In order to satisfy their reporting obligations this year, agencies should mark the following deadlines in their calendars:
Fiscal Year 2015 Annual FOIA Report
December 4, 2015 – Agencies are required to submit their Fiscal Year 2015 Annual FOIA Reports to OIP for review.
For guidance on the requirements for completing the Annual FOIA Report, please see the Department’s Annual FOIA Report Handbook.
Fiscal Year 2016 Quarterly FOIA Reports
January 29, 2016 – Quarter 1 data is required to be posted.
April 29, 2016 – Quarter 2 data is required to be posted.
July 29, 2016 – Quarter 3 data is required to be posted.
October 28, 2016 – Quarter 4 data is required to be posted.
For guidance on the requirements for completing the FY 2016 Quarterly Reports, please see OIP’s guidance on quarterly reporting.
2016 Chief FOIA Officer Reports
January 15, 2016 – The twenty-nine high-volume agencies noted in the 2016 Chief FOIA Officer Report Guidelines are required to submit their 2016 Chief FOIA Officer Reports to OIP for review.
February 5, 2016 – All other agencies are required to submit their 2016 Chief FOIA Officer Reports to OIP for review
March 14, 2016 – Agencies are required to post their 2016 Chief FOIA Officer Reports online.
For guidance on the requirements for completing the 2016 Chief FOIA Officer Report, see OIP's 2016 Chief FOIA Officer Report Guidelines.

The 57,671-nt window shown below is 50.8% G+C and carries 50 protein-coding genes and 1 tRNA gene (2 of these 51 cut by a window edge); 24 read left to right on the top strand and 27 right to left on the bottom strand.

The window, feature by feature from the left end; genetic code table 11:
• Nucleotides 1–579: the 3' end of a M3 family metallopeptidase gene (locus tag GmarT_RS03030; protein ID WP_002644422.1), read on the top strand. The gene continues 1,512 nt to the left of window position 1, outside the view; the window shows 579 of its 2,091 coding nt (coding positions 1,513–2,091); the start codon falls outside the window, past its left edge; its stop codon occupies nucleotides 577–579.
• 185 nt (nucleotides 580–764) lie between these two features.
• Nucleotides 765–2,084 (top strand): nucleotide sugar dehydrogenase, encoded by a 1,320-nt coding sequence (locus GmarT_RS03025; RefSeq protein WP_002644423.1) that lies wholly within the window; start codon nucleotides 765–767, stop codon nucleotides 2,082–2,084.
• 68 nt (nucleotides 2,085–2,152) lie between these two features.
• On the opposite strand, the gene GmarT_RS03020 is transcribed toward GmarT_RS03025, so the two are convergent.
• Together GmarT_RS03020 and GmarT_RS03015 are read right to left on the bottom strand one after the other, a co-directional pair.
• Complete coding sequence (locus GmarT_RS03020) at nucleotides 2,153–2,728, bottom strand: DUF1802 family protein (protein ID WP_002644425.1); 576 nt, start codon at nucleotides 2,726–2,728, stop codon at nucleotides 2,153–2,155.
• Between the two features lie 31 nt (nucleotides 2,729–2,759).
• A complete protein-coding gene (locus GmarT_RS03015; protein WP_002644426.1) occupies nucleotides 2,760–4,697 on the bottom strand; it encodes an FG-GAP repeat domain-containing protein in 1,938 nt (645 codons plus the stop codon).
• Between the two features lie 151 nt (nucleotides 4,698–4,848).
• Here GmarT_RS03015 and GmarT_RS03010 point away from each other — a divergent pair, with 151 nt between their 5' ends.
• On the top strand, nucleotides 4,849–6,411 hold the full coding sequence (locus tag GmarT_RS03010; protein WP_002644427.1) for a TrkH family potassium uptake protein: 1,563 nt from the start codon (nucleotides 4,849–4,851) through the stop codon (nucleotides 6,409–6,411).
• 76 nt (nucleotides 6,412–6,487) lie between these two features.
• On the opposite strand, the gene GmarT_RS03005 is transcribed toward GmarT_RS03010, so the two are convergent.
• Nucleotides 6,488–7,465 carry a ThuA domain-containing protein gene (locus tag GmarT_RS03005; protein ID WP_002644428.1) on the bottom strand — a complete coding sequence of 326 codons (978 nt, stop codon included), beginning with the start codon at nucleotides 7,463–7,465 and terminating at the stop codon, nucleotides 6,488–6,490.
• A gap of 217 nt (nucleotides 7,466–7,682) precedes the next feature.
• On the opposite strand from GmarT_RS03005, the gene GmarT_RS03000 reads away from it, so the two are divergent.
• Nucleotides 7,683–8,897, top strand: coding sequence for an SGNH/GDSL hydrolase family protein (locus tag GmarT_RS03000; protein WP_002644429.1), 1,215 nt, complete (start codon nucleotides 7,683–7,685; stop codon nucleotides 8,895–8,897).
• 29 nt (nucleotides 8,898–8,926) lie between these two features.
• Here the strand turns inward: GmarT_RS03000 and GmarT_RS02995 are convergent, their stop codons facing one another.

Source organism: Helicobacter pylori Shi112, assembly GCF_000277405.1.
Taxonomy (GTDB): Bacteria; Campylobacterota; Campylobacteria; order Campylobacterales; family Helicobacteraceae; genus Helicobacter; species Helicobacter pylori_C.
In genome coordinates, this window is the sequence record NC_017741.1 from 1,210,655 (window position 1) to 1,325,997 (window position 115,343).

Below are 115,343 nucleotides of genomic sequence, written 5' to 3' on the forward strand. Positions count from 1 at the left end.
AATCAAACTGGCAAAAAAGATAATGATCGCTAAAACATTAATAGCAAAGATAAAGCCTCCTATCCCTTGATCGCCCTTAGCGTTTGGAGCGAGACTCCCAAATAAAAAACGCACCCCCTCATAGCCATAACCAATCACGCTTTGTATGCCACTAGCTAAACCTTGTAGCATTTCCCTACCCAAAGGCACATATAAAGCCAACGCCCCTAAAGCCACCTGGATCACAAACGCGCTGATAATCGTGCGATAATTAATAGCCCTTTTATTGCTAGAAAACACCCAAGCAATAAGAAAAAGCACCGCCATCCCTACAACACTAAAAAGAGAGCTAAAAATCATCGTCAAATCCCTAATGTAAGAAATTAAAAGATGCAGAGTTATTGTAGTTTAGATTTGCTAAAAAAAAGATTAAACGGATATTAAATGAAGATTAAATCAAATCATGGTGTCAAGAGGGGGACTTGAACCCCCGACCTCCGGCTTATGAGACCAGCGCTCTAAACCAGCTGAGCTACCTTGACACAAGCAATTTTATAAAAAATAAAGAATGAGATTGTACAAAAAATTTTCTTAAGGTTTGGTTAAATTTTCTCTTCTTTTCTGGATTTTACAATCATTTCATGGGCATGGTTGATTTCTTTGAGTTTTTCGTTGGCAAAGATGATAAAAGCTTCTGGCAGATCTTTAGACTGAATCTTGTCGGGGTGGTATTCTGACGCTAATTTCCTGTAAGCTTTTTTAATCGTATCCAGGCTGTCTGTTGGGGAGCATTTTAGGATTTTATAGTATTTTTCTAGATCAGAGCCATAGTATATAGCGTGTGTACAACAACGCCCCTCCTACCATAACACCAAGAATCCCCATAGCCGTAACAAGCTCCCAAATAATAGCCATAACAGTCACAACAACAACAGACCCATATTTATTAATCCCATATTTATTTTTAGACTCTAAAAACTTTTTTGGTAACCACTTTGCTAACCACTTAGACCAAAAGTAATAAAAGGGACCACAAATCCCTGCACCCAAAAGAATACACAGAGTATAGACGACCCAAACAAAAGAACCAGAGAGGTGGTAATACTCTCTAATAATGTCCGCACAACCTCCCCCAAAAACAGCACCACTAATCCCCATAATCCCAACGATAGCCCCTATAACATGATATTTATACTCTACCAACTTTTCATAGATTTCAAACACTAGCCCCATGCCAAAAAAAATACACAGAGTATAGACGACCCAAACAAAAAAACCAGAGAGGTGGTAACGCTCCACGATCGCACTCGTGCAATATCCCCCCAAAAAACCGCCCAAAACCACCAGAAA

To help assist and prepare agencies for these reporting obligations, OIP will be hosting a refresher training on the Fiscal Year 2015 Annual FOIA Report and 2016 Chief FOIA Officer Report. The details for this training are:
Refresher Training for FY 2015 Annual FOIA Reports and 2016 Chief FOIA Officer Reports
Department of Justice Conference Center
1st and N Street NE, Washington, DC
October 13, 2015, 1:00 – 4:00pm
Training is open to agency Chief FOIA Officers, Principal FOIA Contacts, and any other agency personnel who prepare Annual FOIA Reports and/or Chief FOIA Officer Reports (including appropriate IT staff)
If you are interested in attending this refresher training seminar, please email your name to OIP’s Acting Training Coordinator at DOJ.OIP.FOIA@usdoj.gov with the subject line “Annual Report and Chief FOIA Officer Report Refresher Training.” Please note that registration is required to attend and that you will need a picture ID to enter the building. If you have any questions regarding this event, please contact OIP’s Acting Training Coordinator at (202) 514-3642.
If you have any questions regarding any of the deadlines noted above, or the requirements for completing any of the reports, please contact OIP’s FOIA Compliance Team at (202) 514-3642.
You can also find all of these reporting deadlines on the Reports page of OIP’s website.